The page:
2 Timothy 1:7
7 For God has not given us a spirit of fear, but one of power, love, and sound judgment. — 2 Timothy 1:7
Is Fear Necessary?
by Patty Taylor
Life is full of uncertainty, and many situations can produce fear and anxiety. Fear can come about during a scary situation, or it can arise in us even in the absence of something scary. We sometimes are afraid simply because of what we imagine could happen. Some neuroscientists claim that humans are the most fearful creatures on the planet because of our ability to learn, think, and develop fear in our minds. This low-grade, objectless fear can actually turn into chronic and debilitating anxiety about nothing specific.1
The medical community explains that fear not only negatively affects the mind, but it also can impact a person’s health in surprising ways. In addition to anxiety or depression, we also can develop a weakened immune system, heart changes, or loss of memory. Fear also stops emotional growth and maturity, masks legitimate feelings, and renders in us a sense of powerlessness.2
How can we avoid becoming a victim of real or imagined fear? We need to realize that there are two types of fear. First, there is the fear of the Lord. This fear is right and healthy, as we learn to stand in reverential awe of God, acknowledging His power, His holiness and His glory.
At other times, however, a “spirit of fear” can overwhelm us. This type of fear is something to be overcome, as we learn to love and trust in God. Second Timothy 1:7 teaches us that God does not give us the spirit of fear. That means that when we feel fearful, anxious or unsettled, we must reject those feelings and rely on God’s promise to give us power, love, and sound judgment.
Having power from God gives us assurance to walk in His authority and enjoy the victory we have in Christ. We can confidently face whatever the enemy throws at us. God also promised us love. We love because He first loved us.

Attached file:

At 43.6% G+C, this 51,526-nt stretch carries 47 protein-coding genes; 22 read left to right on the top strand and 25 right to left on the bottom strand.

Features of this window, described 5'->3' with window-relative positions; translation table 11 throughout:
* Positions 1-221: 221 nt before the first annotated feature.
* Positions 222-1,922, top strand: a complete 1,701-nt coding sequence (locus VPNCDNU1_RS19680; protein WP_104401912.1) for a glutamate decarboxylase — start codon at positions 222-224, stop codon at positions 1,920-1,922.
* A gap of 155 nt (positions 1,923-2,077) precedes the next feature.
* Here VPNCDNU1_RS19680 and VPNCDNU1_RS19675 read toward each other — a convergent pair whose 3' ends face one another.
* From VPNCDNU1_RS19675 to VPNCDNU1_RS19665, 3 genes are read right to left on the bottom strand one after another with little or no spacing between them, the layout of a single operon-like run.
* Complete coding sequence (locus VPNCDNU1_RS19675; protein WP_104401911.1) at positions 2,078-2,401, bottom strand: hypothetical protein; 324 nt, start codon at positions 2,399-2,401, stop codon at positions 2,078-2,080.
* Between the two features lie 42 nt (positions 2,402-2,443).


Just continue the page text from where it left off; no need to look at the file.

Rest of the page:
Pastor Mike Glenn said in a recent sermon that the world wants us to erase our stresses and fears by meditating. The world’s definition of meditating is to “empty our minds.” Conversely, the Bible’s definition of meditation is to “fill our minds” with scripture. It is important that we empty our lives of the world’s negativity and refill them with God’s promises.
Isaiah 41:10 encourages us, “Do not fear, for I am with you. Do not anxiously look about you, for I am your God. I will strengthen you, surely I will help you, surely I will uphold you with My righteous right hand.” Jesus reminds us that God cares for the birds of the air, so how much more will He provide for His children? In Matthew 10:31, He said, “So don't be afraid; you are worth more than many sparrows.”
When we are challenged and tempted to give in to fear, sound judgment is needed. God’s wisdom and the inspiration from the scriptures can help us make correct decisions, avoid pitfalls and distinguish right from wrong. When we depend on God’s promises, we can achieve peace and comfort, knowing “God has got this.” There is NO need to fear.
12015 Psychology Today.
- Take a piece of paper and list all your fears. After you have listed the fears, analyze them. Are they real or imagined?
- Now go back and re-read this devotional. Can you see the reasons why your fears have come?
- Are you in God’s Word? Are you asking God to replace fear with calm, peace, love, comfort and sound judgment?
- Pray for God’s love and wisdom to fill the voids in your life, and then learn to replace negative thoughts with positive scriptures.
Unless otherwise noted, all Scripture quotations are taken from the Christian Standard Bible®, Copyright © 2017 by Holman Bible Publishers. Used by permission. Christian Standard Bible® and CSB® are federally registered trademarks of Holman Bible Publishers.